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Zona Rosa ready to 'rock and roll'

5/20/2004

by Mark Vasto
Landmark reporter

On Monday morning the security guard at the makeshift gate at Zona Rosa was standing outside of his car, and judging from his friendly, understanding tone, he had already talked to a few visitors that morning.

“Do you know where you’re going?” he asked.

It’s a question that visitors to the 93-acre, 1.2 million square foot retail, restaurant, office and residential “new urban” destination off Barry Road are bound to be asking themselves as they wander the streets of the sprawling complex in the future. In fact, they’re doing it now.

“Some of the residents from the nearby neighborhoods just kind of wander on in,” Rosemary Salerno, Zona Rosa’s general manager, said. “We have our entrances secured but they just find ways to come over. We’ll see people walking around and we’ll stop them because it is still a construction zone, which is why we’re pretty particular about who gets in and out of here.”

Zona Rosa is about to become a lot more welcoming, however. On Wednesday of this week is when Zona Rosa and its 31 retailers officially opened their doors to the public. The center’s phase 1 opening is the culmination of plans that began in 2001, when landowner Bonnie Poteet sold her family farm to Columbus, Ohio’s Steiner & Associates, with the express purpose of building the mix-use, “Country Club plaza of the Northland.”

It was Poteet, a Latin American Studies Professor at Bucknell University, who recommended calling the project Zona Rosa. In Mexico City, the Zona Rosa is known as the most “Americanized” portion of the city. Restaurants print menus in English, shop owners are bilingual and there is a ready supply of fast food restaurants and nightclubs. Tourist information centers provide maps and guides, if needed and the streets are often closed to allow browsing amongst the street side attractions and cafes.

Here, Zona Rosa is expected to bring a “sense of place” to an underserved market. Platte County leaders are counting on the center to earn about $200 million in retail sales annually – roughly 20 percent of the county’s combined retail sales in 2003. For these two reasons excitement abounds in and around the complex.

“As a consumer, I’m excited about the new restaurants and new shops,” said Platte County Commissioner Steve Wegner. “As a commissioner, I think it’s an excellent place for (the people in) Jackson, Clay, Johnson and Leavenworth counties to come and visit and see how great of county we have. It’s excellent to have a quality development and a development that has been done the right way…Platte County is a classy county and this just makes us a little more top drawer than we already are.”

Days before the opening, tenants milled in front of their storefronts, and a sense of excitement pervaded their interactions with other employees as they put the finishing touches on their window and counter displays. Maintenance workers scurried from one project to another of what no doubt seemed like an endless punch list of items. On Barry Road, Kansas City Public Works members busily painted traffic arrows.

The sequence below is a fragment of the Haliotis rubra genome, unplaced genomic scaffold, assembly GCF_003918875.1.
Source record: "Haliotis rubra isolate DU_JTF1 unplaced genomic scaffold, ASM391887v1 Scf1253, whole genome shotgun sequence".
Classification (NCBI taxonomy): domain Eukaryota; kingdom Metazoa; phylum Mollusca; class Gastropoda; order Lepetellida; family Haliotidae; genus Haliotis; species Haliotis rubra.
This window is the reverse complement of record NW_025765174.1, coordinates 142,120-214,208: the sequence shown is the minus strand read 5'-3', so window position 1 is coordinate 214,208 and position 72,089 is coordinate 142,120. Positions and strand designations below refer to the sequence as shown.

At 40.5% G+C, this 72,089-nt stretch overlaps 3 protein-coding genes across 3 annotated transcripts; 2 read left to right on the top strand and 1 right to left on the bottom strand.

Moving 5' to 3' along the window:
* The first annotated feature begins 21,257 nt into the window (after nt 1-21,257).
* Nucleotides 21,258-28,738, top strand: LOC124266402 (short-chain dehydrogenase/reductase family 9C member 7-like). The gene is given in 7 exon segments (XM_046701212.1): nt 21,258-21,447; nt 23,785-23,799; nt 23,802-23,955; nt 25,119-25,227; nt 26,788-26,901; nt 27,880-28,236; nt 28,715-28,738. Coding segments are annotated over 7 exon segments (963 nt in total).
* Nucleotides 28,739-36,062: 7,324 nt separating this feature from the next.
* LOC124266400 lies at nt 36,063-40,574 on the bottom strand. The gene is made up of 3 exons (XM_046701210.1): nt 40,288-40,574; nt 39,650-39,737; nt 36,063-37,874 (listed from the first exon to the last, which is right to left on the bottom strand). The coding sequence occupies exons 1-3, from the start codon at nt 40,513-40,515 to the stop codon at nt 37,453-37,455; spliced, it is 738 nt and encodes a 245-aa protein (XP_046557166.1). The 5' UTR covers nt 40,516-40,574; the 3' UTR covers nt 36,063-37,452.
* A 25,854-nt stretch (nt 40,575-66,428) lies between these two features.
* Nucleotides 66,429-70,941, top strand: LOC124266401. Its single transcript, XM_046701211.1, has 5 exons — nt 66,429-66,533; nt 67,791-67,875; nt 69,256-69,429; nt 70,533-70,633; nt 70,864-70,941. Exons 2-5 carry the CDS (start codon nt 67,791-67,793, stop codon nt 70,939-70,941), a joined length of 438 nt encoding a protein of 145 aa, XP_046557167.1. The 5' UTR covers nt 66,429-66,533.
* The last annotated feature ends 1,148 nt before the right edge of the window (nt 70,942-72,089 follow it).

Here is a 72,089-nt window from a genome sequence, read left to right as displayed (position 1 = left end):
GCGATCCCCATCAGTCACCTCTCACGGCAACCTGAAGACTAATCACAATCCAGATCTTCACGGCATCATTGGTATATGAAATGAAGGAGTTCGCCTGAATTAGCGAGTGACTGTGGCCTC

Larry Plaisance, general manager for the Bravo! Italian Cucina restaurant, said that his restaurant, which plans to open on May 25, has been training its 160-member staff for about one week. He said that anticipation for the complex and the restaurant’s opening is “extreme.”

“Up until now, it’s been about the hype,” Plaisance said. “But now it’s about to happen. We’ll be ready to rock and roll.”

Salerno, herself surveying the activity at street level clutching a stack of papers, laughed happily at all of the activity.

“Everyone’s putting last minute touches on the stores, and cleaning the streets, and planting the final flowers, getting everything looking wonderful for (the opening) Wednesday,” Salerno enthused. “Everybody is just so excited about this project. It’s really very unique to the area…the whole ‘new urban’ retail design where you kind of have the feel of an old downtown district, with varying storefront designs…it really feels like its own little city, its own little town. Everybody who has seen the project has been overwhelmingly complimentary about it.”

Officially under the jurisdiction of the Kansas City North Patrol, Zona Rosa will nonetheless employ its own security staff, as the Country Club Plaza does. Salerno’s six-person office will manage the day-to-day business of running Zona Rosa, in addition to the housecleaning and maintenance staff. In all, more than 1,000 people will find employment there.

Already in pre-development for their second and final phase, which is expected to be complete in 2006, the complex will boast more than 100 stores, 1.2 million square feet of office and retail space and bring the total cost of the development to $100 million.

“It’s so multi-faceted. Literally you can live, you can shop, you can work, you can eat, and obviously the entertainment value and dining-out factors of it are very important, combined with the shopping aspects of it as well. It’s a lot of things to a lot of different people.”

Salerno outlined the events that they plan to showcase in the development’s town square – events that include a weekly summer jazz series, farmers markets, and art fairs.

“It’s really going to be a place for people to come, even if they don’t know what they’re going to be doing when they get here. We really feel like it’s a destination because there will always be something happening.”

 
 

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